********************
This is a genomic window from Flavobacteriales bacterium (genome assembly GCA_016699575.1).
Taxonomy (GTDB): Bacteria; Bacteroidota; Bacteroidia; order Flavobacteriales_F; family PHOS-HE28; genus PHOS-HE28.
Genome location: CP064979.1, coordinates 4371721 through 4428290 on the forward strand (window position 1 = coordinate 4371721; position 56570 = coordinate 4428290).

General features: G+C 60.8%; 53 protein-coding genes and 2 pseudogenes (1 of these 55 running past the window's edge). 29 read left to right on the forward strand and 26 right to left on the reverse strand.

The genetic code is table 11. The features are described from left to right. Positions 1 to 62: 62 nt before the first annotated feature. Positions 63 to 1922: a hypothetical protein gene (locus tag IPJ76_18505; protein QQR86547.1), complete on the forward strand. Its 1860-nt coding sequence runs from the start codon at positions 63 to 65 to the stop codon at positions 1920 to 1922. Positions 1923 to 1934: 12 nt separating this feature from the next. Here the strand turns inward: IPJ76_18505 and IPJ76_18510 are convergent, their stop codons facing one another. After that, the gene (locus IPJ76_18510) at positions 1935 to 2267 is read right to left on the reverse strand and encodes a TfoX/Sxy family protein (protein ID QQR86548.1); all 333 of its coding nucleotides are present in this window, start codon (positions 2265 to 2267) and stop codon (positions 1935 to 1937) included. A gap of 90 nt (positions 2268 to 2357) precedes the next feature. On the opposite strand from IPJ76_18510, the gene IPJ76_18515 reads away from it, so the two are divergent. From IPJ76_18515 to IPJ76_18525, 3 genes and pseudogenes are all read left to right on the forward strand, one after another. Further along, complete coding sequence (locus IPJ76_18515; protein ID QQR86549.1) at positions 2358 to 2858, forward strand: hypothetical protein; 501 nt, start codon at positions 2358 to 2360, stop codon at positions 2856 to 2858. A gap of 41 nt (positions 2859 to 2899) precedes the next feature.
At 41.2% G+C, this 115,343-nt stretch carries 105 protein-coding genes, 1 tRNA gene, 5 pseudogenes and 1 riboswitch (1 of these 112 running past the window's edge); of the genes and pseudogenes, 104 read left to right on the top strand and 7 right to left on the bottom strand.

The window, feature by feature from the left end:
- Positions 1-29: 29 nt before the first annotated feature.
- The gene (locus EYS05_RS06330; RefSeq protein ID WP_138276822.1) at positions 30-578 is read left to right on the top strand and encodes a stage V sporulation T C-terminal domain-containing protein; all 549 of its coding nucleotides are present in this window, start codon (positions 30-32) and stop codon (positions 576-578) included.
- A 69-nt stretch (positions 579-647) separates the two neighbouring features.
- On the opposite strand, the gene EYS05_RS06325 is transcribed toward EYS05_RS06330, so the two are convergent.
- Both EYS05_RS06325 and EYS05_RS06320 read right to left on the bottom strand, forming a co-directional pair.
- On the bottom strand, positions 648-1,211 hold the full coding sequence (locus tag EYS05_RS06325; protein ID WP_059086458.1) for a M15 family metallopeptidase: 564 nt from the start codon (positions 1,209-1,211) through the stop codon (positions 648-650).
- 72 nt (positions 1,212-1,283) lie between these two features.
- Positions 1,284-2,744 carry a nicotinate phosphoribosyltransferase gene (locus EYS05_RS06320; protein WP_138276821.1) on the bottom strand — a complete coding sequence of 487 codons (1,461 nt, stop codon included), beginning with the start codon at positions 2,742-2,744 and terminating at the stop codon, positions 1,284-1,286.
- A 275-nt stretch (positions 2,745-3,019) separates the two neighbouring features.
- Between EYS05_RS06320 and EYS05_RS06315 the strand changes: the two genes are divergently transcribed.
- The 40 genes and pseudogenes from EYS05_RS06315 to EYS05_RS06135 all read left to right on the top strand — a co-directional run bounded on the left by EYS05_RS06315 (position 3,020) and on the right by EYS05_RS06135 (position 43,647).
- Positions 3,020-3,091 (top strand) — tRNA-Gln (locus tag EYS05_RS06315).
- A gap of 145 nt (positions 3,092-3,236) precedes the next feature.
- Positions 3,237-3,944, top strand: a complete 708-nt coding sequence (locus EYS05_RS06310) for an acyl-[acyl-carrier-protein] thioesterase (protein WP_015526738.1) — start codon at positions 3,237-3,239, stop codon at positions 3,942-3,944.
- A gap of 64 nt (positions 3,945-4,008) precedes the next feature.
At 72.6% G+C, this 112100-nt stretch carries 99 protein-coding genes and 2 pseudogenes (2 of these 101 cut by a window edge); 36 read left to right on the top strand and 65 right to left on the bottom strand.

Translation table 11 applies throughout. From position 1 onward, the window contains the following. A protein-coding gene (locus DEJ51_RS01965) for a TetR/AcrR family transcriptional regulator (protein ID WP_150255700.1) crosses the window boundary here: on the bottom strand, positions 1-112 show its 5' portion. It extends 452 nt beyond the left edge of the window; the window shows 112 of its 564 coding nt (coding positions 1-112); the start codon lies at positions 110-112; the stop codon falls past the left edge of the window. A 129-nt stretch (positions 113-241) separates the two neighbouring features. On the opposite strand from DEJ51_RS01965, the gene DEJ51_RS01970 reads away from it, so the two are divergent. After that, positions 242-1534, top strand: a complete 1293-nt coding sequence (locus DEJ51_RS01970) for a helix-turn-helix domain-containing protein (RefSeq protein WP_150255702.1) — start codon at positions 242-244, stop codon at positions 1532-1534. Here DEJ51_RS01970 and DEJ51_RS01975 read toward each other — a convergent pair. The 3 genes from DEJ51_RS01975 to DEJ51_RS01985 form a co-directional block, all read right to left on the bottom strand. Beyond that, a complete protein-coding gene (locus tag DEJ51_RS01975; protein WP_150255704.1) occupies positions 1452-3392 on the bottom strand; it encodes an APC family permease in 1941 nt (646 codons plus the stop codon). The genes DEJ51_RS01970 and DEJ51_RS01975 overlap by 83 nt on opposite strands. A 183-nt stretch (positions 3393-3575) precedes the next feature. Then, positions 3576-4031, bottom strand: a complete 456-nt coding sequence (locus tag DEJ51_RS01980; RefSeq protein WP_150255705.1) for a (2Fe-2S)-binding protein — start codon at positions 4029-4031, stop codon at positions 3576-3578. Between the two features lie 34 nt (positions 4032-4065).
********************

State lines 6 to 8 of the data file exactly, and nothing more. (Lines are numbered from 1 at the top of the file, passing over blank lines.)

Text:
At 41.2% G+C, this 115,343-nt stretch carries 105 protein-coding genes, 1 tRNA gene, 5 pseudogenes and 1 riboswitch (1 of these 112 running past the window's edge); of the genes and pseudogenes, 104 read left to right on the top strand and 7 right to left on the bottom strand.

The window, feature by feature from the left end:
- Positions 1-29: 29 nt before the first annotated feature.